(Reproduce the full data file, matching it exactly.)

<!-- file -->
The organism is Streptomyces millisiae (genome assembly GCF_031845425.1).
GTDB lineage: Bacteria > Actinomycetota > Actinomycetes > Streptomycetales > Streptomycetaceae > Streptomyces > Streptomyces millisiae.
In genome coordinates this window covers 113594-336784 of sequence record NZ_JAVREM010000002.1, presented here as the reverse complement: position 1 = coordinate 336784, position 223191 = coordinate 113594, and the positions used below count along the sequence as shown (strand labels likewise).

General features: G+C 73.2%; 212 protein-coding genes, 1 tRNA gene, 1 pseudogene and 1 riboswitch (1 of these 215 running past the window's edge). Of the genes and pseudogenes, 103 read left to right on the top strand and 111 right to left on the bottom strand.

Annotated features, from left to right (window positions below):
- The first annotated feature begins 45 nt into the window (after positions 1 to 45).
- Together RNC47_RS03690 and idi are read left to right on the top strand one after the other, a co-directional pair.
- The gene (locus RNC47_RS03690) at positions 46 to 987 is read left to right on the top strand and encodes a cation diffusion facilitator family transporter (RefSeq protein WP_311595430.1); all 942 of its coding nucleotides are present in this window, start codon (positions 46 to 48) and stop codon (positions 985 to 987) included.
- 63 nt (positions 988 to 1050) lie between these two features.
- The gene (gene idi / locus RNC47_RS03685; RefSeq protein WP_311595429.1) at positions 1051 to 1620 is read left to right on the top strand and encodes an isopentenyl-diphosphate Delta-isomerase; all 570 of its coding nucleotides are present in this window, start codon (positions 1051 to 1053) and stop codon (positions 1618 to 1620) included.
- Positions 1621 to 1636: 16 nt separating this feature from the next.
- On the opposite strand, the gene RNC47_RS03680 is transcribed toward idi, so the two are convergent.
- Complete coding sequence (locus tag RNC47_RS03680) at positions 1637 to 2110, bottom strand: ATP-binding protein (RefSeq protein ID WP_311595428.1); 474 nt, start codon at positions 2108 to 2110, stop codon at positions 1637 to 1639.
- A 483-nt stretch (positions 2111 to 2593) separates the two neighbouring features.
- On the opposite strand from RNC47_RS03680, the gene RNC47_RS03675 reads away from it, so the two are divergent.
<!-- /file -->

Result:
The organism is Streptomyces millisiae (genome assembly GCF_031845425.1).
GTDB lineage: Bacteria > Actinomycetota > Actinomycetes > Streptomycetales > Streptomycetaceae > Streptomyces > Streptomyces millisiae.
In genome coordinates this window covers 113594-336784 of sequence record NZ_JAVREM010000002.1, presented here as the reverse complement: position 1 = coordinate 336784, position 223191 = coordinate 113594, and the positions used below count along the sequence as shown (strand labels likewise).

General features: G+C 73.2%; 212 protein-coding genes, 1 tRNA gene, 1 pseudogene and 1 riboswitch (1 of these 215 running past the window's edge). Of the genes and pseudogenes, 103 read left to right on the top strand and 111 right to left on the bottom strand.

Annotated features, from left to right (window positions below):
- The first annotated feature begins 45 nt into the window (after positions 1 to 45).
- Together RNC47_RS03690 and idi are read left to right on the top strand one after the other, a co-directional pair.
- The gene (locus RNC47_RS03690) at positions 46 to 987 is read left to right on the top strand and encodes a cation diffusion facilitator family transporter (RefSeq protein WP_311595430.1); all 942 of its coding nucleotides are present in this window, start codon (positions 46 to 48) and stop codon (positions 985 to 987) included.
- 63 nt (positions 988 to 1050) lie between these two features.
- The gene (gene idi / locus RNC47_RS03685; RefSeq protein WP_311595429.1) at positions 1051 to 1620 is read left to right on the top strand and encodes an isopentenyl-diphosphate Delta-isomerase; all 570 of its coding nucleotides are present in this window, start codon (positions 1051 to 1053) and stop codon (positions 1618 to 1620) included.
- Positions 1621 to 1636: 16 nt separating this feature from the next.
- On the opposite strand, the gene RNC47_RS03680 is transcribed toward idi, so the two are convergent.
- Complete coding sequence (locus tag RNC47_RS03680) at positions 1637 to 2110, bottom strand: ATP-binding protein (RefSeq protein ID WP_311595428.1); 474 nt, start codon at positions 2108 to 2110, stop codon at positions 1637 to 1639.
- A 483-nt stretch (positions 2111 to 2593) separates the two neighbouring features.
- On the opposite strand from RNC47_RS03680, the gene RNC47_RS03675 reads away from it, so the two are divergent.